As the sun began its lofty descent, dancers Rebecca Bruno and Samantha Mohr combined hieroglyphic formations with fluid igneous gestures, attracting a curious crowd on the sidewalk in front of Velaslavasay Panorama. Their performance launched The Ampersand Salon, an event held on April 10 by Mark "Frosty" McNeill and his USC arts journalism graduate colleagues – the dozen of whom are creators and editors of the award-winning online arts magazine, Ampersand.

"We wanted to expand the definition of journalism and how it is manifested," said McNeill.

To that end, he programmed 19 artists to perform within the venue's many enigmatic nooks and crannies. He hoped that the 225 guests who showed up would be able to experience art in unexpected ways and forge connections that will help build arts journalism further into the public conversation.

"We wanted to engage with the public through a stimulating in-the-moment format, " continued McNeill, who is also a co-founder of the web radio station dublab, "and provide a well-curated taste of the Los Angeles creative landscape."

On the main stage, Johnathan Shifflett, a radio producer and reporter for Ampersand, strummed his guitar and sang a jouncy folk tune, backed by his Echo Mountain band members (Kyle McNally and Peter Linden).

Allison Wolfe of the Sex Stains and another Ampersand contributor, joined Shifflett for the end of Echo Mountain's set, and sang the rarely heard, "Don't Put Her Down (You Helped Put Her There)," by the feminist blue grass duo, Hazel & Alice. Their magnetic duet highlighted that fact that one third of USC's arts journalism graduate students are artists, too. The other two-thirds are seasoned art journalists with impressive cred and, in most cases, impressive artistic chops.

Allison Wolfe (in blue dress), lead vocalist for the Sex Stains and arts reporter for Ampersand, engages the audience at The Ampersand Salon (Photo by Alan Mittelstaedt).
Allison Wolfe (in blue dress), lead vocalist for the Sex Stains and arts reporter for Ampersand, engages the audience at The Ampersand Salon (Photo by Alan Mittelstaedt).

At one point in the evening, USC Professor Sandy Tolan and his six-year old son found themselves venturing though one of Velaslavasay Panorama's hidden spaces known as the Novatusk Hut. This room was "tricked out like a 19th century log cabin," Tolan posted later on Facebook, describing how he and his son were peering through the cabin's windows at glaciers melting, when, suddenly, an operatic melody filled the room as Justine Aronson sang her music box solo from "Hopscotch," casting a spell. Tolan described this experience as, "completely suprising; completely, magically enchanting."

Sandy Tolan and his son having a “magical” moment at the Velslavasay Panoram’s main stage. (Photo by Alan Mittelstaedt)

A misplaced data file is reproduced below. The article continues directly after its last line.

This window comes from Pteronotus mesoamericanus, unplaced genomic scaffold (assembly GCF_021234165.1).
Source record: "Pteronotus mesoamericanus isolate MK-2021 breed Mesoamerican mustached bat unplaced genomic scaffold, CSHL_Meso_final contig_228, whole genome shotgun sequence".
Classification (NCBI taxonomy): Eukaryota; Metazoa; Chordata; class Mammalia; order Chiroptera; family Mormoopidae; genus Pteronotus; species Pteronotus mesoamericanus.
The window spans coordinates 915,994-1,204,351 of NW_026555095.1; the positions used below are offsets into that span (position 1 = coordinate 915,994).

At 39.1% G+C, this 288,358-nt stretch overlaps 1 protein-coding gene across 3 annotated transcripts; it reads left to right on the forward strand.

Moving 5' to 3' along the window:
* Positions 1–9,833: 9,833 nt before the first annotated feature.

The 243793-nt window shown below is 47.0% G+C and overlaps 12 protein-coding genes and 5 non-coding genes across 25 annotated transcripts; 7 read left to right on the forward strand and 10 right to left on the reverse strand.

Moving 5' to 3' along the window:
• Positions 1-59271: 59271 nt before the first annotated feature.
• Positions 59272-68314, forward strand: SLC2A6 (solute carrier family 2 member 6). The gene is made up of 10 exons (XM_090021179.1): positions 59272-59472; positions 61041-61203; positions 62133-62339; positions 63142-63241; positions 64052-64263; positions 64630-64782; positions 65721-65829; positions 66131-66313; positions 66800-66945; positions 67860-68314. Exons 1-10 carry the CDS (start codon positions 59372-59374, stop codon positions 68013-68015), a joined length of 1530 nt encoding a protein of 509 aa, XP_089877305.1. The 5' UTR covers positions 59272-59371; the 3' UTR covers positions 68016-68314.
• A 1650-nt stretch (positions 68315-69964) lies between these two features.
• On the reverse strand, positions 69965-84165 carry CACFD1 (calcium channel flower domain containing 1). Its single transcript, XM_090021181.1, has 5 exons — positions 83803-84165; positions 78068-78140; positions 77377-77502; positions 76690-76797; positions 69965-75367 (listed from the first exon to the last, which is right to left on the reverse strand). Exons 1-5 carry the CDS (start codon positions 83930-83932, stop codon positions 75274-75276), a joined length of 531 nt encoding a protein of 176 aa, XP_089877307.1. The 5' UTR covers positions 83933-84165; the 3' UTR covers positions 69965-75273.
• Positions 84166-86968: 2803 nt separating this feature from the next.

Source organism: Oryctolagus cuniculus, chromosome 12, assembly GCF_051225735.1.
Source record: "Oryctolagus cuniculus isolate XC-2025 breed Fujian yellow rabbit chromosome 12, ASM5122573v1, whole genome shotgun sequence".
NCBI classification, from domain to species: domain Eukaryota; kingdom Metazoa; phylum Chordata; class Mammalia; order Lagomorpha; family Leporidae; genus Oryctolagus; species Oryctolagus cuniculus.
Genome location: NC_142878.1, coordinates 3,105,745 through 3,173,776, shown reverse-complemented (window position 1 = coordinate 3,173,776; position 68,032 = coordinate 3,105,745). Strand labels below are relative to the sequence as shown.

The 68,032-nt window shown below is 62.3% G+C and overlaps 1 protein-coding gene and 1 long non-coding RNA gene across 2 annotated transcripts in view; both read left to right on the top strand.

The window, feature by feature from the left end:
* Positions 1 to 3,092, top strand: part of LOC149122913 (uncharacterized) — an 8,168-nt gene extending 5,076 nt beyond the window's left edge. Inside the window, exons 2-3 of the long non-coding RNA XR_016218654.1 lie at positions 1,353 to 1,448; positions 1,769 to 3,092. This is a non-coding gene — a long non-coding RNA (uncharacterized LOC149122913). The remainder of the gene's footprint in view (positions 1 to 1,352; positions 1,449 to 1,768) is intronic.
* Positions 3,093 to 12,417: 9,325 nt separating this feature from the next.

Sandy Tolan and his son having a “magical” moment at the Velslavasay Panoram’s main stage. (Photo by Alan Mittelstaedt)

Back in the theatre, Mia Doi Todd and SK Kakraba performed their own musical pieces — both drastically different, but equally intriguing. Todd's lyrical folk sound sent tingles, while Kakraba's gyil xylophone playing incited the audience to clap a resounding beat to his Ghanaian tune. Outside in the rain-drenched garden still sparkling in the lingering sun, Mecca Vazie Andrews and two other emotionally charged dancers (Alison Fung and Annie Gimas) performed among the buzzing crowd, repeating the phrases "construct" and "reconstruct."

Mark “Frosty”McNeill, prioducer and director of The Ampersand Salon (in the center). (Photo by Alan Mittelstaedt)
Mark “Frosty”McNeill, prioducer and director of The Ampersand Salon (in the center). (Photo by Alan Mittelstaedt)

And, finally, Andrews and Ampersand member Wolfe, with her breathtaking shock of red hair and flouncy blue square dance dress, drew everyone's attention to the main stage performing with Wolfe's vivacious and respected punk band, the Sex Stains. Embodying the spirit of a digital journalist, Wolfe stepped out into the audience—some of whose members were L.A. arts organizations and arts media leaders—and looked people directly in the eye as if calling them to engage, interact, and play to make the wild moment memorable.

"Bringing together an extended community of arts practitioners put a human face to our still young organization," said McNeill, refering to Ampersand, which was created in 2014 through a graduate course taught by USC professor Sasha Anawalt.

McNeill compared Ampersand itself to the location for The Ampersand Salon at the Velslavasay Panorama by stating, "Ampersand, while part of USC Annenberg School for Communication and Journalism, operates very much as an independent arts journalism entity. Likewise, the Velaslavasay Panorama is part of the university community, based on its proximity to the school, but also seems a world away."

For more information about Velslavasay Panoroma on 24th Street and Hoover, and its hours of operation, please visit www.panoramaonview.org/.

If you want to be part of Ampersand and its future activities, join its Facebook group, please visit www.facebook.com/ampersand.annenberg/.